LiPo Battery Protection Circuits


The issue of lipo battery protection came up at the water temp sensor meeting yesterday, so I thought I’d share a bit of what I know about this.

Lithium polymer and lithium ion batteries are sensitive to both under and over charging, and can catch fire or explode if overheated or short circuited. So most LiPo batteries are sold with integrated protection circuits.

(Sorry about the quality of the pictures :wink:

Adafruit battery with protection circuit under Kapton tape:

Another Adafruit LiPo with protection circuit exposed:

Protection circuit:

A number of manufacturers provide parts to make these circuits. All schematics I’ve ever seen are basically the same (this below is from the TI bq2970 datasheet). This circuit will protect against overcharge, over-discharge (undercharge), overcurrent (both charging and discharging) and short circuit. In all cases the control chip turns off one or both of the FETs, thereby disconnecting the battery cell ground from the battery pack ground.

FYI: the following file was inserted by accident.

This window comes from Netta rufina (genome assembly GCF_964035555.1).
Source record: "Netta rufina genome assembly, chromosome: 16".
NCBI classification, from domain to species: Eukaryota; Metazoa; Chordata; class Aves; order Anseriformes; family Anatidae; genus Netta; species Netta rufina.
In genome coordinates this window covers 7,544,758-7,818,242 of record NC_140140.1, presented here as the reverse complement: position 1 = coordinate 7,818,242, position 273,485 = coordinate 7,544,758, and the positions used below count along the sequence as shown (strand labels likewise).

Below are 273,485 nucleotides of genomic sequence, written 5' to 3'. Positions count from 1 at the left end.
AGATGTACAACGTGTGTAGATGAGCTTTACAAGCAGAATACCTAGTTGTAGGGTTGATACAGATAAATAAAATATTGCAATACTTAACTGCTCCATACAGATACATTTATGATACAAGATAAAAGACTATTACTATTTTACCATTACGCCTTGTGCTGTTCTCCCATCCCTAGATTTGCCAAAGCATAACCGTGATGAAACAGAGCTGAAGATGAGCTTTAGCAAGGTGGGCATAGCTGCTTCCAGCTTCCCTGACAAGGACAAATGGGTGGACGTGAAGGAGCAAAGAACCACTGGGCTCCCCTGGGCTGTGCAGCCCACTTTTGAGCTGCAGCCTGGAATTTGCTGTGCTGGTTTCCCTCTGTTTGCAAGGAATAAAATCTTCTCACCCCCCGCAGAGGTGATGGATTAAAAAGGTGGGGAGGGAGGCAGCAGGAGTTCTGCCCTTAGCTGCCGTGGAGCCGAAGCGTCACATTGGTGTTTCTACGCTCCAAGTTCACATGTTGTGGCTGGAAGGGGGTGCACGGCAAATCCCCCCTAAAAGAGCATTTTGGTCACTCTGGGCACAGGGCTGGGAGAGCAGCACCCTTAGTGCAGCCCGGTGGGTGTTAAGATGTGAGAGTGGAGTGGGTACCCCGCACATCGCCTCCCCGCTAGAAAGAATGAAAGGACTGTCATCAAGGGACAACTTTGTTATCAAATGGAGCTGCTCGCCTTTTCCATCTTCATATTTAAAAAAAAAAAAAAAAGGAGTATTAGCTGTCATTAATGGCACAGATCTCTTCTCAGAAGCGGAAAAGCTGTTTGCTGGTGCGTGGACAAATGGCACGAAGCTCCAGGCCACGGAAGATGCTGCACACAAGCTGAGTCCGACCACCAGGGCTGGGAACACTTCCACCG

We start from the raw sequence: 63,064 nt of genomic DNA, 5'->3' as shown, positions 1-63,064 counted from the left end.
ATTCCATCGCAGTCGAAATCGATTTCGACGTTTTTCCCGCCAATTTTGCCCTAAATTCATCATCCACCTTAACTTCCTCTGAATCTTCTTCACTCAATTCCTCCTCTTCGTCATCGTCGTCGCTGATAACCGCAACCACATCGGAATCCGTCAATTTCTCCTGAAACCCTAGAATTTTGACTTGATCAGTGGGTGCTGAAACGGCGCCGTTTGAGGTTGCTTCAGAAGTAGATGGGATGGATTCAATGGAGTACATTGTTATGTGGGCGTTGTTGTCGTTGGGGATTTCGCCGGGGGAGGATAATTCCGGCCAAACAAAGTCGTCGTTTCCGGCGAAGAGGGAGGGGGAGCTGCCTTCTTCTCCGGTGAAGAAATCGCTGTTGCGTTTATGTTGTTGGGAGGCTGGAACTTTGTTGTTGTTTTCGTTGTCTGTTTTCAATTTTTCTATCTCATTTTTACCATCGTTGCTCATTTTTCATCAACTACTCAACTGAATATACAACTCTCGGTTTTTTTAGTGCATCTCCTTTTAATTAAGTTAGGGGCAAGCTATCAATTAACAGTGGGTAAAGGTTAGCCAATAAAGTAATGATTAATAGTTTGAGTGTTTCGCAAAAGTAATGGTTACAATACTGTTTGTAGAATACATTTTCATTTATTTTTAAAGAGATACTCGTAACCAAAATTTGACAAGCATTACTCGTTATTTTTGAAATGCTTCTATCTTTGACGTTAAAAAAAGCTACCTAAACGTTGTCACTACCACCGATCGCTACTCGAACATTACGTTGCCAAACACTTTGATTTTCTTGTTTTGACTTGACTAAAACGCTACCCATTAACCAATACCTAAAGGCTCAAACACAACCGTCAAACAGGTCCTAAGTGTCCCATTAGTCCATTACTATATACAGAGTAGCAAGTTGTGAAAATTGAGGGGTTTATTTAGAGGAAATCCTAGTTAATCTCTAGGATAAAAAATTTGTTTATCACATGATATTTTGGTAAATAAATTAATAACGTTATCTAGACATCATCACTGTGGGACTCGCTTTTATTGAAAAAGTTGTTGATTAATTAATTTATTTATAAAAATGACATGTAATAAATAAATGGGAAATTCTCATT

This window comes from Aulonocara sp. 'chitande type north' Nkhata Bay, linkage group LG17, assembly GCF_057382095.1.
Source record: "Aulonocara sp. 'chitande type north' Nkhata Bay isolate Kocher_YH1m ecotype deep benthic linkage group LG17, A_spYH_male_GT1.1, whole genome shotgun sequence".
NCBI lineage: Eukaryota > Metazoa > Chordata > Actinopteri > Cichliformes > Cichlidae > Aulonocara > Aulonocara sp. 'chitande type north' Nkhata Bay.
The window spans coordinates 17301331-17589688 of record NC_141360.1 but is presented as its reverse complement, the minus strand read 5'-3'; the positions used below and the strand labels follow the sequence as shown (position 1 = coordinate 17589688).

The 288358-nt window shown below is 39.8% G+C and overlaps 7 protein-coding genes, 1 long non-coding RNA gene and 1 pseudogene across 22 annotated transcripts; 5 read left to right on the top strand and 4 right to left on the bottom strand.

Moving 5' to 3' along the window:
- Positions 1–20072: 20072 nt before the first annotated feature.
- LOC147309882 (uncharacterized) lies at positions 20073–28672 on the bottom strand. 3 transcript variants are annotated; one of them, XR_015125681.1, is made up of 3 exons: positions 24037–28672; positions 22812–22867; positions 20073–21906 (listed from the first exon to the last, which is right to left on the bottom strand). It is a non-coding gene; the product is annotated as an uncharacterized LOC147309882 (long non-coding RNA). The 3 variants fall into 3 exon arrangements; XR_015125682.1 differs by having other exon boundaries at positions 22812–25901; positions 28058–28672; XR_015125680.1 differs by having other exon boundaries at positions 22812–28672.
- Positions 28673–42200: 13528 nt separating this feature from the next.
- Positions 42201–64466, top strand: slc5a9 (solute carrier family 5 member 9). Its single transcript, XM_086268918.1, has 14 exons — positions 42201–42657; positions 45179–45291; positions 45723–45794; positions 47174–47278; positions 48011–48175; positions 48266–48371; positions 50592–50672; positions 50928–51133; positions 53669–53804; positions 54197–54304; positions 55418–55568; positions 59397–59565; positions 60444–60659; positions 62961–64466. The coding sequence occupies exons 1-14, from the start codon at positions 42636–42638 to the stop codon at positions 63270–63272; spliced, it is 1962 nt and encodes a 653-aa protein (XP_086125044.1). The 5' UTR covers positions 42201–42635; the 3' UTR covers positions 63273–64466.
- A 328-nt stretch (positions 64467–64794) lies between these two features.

An important thing to be aware of is that batteries for radio controlled devices usually DO NOT have a protection circuit. Not only is it hard to detect and manage overcurrent with batteries that are designed for ultra-high charge and discharge rate (sometimes up to 160C!), it doesn’t make much sense to protect a battery by turning it off if that battery is keeping your airplane in the air :wink:

Typical RC battery:

No protection circuit!

Here is a PCB I designed to provide a protection circuit for this battery (haven’t gotten around to mounting it yet):


Today I partially took apart a LiIon battery (Ultra Fire BRC 18650 4000 mAh, brown / gold) to see whether it really contains a protection PCB. (The capacity is obviously bogus, so the PCB could have been bogus too.)

(Warning: Be very careful if you open batteries. Only open totally discharged ones. Inform yourself how these batteries are constructed beforehand. It’s very easy to accidentally short one of them, in which case they may explode.)

The small IC on the PCB is labelled with DW01, probably this one. The other chip seems to be a dual MOSFET, labelled with 8205A.